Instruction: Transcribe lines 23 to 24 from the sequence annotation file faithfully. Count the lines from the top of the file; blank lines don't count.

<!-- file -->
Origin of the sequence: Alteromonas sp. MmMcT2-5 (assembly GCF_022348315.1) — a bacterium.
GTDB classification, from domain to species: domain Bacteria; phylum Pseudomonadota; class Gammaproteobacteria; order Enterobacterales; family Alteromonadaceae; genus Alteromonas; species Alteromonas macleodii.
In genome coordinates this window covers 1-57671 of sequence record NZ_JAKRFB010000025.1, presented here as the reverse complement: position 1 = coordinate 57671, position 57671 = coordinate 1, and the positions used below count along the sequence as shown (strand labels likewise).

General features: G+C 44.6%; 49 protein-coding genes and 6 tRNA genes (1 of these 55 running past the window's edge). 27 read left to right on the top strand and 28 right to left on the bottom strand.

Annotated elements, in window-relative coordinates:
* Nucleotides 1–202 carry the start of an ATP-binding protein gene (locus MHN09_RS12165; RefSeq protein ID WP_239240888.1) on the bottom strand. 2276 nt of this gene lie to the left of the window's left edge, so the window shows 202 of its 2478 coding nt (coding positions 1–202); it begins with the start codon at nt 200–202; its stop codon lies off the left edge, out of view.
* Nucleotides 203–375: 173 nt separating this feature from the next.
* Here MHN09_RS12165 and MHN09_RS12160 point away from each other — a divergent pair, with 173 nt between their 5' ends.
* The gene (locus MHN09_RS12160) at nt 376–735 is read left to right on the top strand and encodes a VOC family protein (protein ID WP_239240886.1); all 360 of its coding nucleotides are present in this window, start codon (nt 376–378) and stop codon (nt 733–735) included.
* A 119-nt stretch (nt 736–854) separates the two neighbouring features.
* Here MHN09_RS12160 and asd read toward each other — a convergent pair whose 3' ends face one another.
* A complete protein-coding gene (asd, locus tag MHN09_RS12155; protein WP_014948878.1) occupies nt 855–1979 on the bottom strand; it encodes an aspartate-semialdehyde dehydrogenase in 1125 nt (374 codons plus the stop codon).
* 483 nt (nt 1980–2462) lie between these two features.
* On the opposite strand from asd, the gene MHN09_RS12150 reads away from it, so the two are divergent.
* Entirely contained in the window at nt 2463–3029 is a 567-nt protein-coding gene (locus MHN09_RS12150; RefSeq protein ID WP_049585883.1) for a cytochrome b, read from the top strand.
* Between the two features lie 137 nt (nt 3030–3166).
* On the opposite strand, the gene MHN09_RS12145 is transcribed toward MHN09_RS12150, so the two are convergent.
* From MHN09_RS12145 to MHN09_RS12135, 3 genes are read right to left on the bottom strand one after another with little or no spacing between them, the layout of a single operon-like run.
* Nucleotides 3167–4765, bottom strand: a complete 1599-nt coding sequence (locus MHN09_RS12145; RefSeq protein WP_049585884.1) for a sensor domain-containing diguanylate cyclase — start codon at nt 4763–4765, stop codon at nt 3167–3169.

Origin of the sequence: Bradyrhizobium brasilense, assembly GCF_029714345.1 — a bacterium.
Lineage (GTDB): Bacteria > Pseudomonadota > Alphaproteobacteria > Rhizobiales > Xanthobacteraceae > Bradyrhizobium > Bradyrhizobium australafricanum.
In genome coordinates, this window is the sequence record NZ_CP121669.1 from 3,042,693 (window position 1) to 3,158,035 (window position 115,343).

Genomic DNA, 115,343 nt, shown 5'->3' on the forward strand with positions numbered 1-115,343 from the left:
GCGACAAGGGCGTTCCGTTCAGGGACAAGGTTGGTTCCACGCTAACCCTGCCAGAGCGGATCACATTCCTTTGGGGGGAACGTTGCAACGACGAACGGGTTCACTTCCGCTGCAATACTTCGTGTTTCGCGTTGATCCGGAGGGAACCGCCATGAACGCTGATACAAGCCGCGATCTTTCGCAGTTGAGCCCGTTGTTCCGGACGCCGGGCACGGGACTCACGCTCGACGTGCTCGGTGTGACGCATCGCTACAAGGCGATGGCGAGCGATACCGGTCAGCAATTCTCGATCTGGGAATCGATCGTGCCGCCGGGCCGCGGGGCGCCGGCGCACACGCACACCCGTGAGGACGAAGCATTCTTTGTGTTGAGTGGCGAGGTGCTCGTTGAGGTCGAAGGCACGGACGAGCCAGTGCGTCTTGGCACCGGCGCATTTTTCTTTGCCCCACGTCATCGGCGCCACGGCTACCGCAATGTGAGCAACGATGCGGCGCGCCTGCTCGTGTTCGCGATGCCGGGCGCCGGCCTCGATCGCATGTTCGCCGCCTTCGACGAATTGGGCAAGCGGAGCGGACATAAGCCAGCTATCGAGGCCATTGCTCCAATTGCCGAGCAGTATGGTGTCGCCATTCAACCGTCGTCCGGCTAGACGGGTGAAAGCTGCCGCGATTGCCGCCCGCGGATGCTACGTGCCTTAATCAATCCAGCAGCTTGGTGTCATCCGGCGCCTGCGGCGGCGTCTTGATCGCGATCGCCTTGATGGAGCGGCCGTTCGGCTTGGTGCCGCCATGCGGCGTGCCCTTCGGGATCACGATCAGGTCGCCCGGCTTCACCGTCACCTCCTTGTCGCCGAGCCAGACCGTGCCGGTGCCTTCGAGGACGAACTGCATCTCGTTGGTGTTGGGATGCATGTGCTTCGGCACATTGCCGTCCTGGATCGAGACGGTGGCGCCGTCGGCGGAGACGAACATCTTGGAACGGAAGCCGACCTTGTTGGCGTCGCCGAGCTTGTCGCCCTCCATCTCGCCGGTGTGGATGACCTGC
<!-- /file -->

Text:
Genomic DNA, 115,343 nt, shown 5'->3' on the forward strand with positions numbered 1-115,343 from the left:
GCGACAAGGGCGTTCCGTTCAGGGACAAGGTTGGTTCCACGCTAACCCTGCCAGAGCGGATCACATTCCTTTGGGGGGAACGTTGCAACGACGAACGGGTTCACTTCCGCTGCAATACTTCGTGTTTCGCGTTGATCCGGAGGGAACCGCCATGAACGCTGATACAAGCCGCGATCTTTCGCAGTTGAGCCCGTTGTTCCGGACGCCGGGCACGGGACTCACGCTCGACGTGCTCGGTGTGACGCATCGCTACAAGGCGATGGCGAGCGATACCGGTCAGCAATTCTCGATCTGGGAATCGATCGTGCCGCCGGGCCGCGGGGCGCCGGCGCACACGCACACCCGTGAGGACGAAGCATTCTTTGTGTTGAGTGGCGAGGTGCTCGTTGAGGTCGAAGGCACGGACGAGCCAGTGCGTCTTGGCACCGGCGCATTTTTCTTTGCCCCACGTCATCGGCGCCACGGCTACCGCAATGTGAGCAACGATGCGGCGCGCCTGCTCGTGTTCGCGATGCCGGGCGCCGGCCTCGATCGCATGTTCGCCGCCTTCGACGAATTGGGCAAGCGGAGCGGACATAAGCCAGCTATCGAGGCCATTGCTCCAATTGCCGAGCAGTATGGTGTCGCCATTCAACCGTCGTCCGGCTAGACGGGTGAAAGCTGCCGCGATTGCCGCCCGCGGATGCTACGTGCCTTAATCAATCCAGCAGCTTGGTGTCATCCGGCGCCTGCGGCGGCGTCTTGATCGCGATCGCCTTGATGGAGCGGCCGTTCGGCTTGGTGCCGCCATGCGGCGTGCCCTTCGGGATCACGATCAGGTCGCCCGGCTTCACCGTCACCTCCTTGTCGCCGAGCCAGACCGTGCCGGTGCCTTCGAGGACGAACTGCATCTCGTTGGTGTTGGGATGCATGTGCTTCGGCACATTGCCGTCCTGGATCGAGACGGTGGCGCCGTCGGCGGAGACGAACATCTTGGAACGGAAGCCGACCTTGTTGGCGTCGCCGAGCTTGTCGCCCTCCATCTCGCCGGTGTGGATGACCTGC